Let’s assume we have two struggling students with similar aptitude trying to pass the next exam. Student A comes back home from school to a household with two younger hyperactive siblings that deprive her of any opportunity to study and focus, whereby student B is luckier and has parents that can afford to send her to tutoring classes. In the final exam, student A fails while student B has achieved a decent grade. But what was measured by the exam was not a superior cognitive ability of student B, but a given social advantage. Or we may imagine a student with brilliant ideas, but incapable of time management to organise them, or a younger student who has exactly the same mental potential as everyone else, but is distracted by joining his friends on the football field while neglecting his studies. Or we can imagine a highly intelligent student who simply fails by not being able to handle exam anxiety, and so on and so forth. In most cases, we evaluate the influence of confounding factors on learning, but not learning itself.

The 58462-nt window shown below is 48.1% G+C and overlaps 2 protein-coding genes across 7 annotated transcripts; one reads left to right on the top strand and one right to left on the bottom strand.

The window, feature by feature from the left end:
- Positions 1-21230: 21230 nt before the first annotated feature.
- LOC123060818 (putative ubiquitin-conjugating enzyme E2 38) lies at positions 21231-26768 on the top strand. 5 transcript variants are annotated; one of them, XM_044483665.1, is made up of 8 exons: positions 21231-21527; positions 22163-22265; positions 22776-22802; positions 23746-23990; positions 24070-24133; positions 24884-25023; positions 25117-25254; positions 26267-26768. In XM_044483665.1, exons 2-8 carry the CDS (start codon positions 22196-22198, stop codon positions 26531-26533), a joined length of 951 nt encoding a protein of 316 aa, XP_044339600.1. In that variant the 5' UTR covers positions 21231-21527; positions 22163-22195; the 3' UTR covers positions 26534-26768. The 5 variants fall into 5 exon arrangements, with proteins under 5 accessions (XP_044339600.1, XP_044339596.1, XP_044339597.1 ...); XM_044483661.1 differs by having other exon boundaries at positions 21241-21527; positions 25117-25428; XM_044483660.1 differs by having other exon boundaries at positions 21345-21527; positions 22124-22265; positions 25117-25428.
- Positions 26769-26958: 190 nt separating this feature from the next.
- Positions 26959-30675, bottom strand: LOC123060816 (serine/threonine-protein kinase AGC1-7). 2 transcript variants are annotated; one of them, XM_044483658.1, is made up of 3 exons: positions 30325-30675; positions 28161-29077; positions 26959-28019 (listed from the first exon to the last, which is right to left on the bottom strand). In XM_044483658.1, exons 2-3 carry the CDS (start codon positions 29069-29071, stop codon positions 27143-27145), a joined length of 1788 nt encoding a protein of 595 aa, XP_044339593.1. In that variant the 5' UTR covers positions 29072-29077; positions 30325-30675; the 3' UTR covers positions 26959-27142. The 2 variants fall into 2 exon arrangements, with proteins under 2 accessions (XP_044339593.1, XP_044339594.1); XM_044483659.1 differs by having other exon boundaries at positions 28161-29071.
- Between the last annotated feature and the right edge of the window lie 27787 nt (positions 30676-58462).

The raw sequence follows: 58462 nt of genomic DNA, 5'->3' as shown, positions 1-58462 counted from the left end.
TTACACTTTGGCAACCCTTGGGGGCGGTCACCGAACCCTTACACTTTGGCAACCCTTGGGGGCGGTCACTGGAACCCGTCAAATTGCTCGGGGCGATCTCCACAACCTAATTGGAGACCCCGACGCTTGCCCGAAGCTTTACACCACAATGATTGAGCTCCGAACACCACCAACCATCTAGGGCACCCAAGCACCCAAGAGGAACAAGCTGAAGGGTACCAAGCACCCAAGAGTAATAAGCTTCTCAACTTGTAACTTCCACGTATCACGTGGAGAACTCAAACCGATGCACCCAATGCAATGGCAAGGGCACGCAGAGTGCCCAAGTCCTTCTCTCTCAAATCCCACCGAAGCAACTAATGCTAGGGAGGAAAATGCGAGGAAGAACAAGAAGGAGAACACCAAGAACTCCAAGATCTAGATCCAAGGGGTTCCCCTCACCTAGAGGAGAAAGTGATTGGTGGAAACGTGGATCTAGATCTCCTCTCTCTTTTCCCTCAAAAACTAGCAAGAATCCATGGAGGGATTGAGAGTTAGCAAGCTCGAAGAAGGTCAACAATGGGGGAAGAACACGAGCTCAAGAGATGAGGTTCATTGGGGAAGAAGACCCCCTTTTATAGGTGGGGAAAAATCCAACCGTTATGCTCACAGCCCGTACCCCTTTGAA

Grades are not only unsuitable as an impartial evaluation tool, they also interfere with the very motivation to learn. Many students, sadly enough, learn in order to achieve good grades, not because they enjoy learning something new, exciting, personally enriching or useful. The main learning outcome is often not the acquisition of competencies, personal growth or new knowledge and skills, but a good grade. This is the point where the traditional learning system has turned ad absurdum: when the reward for learning is represented by the affirmation of prior social status via grades, true learning has lost its relevance as a driver for the development of young people. In many schools, colleges and universities, grades have become the symbolic trophies for representing achievement. What was originally intended only as a tool to evaluate learning outcomes by a simple scale has turned into a central outcome by itself with counterproductive side-effects. If education was strict science, grades would be removed as a confounding variable from the setup in an instant.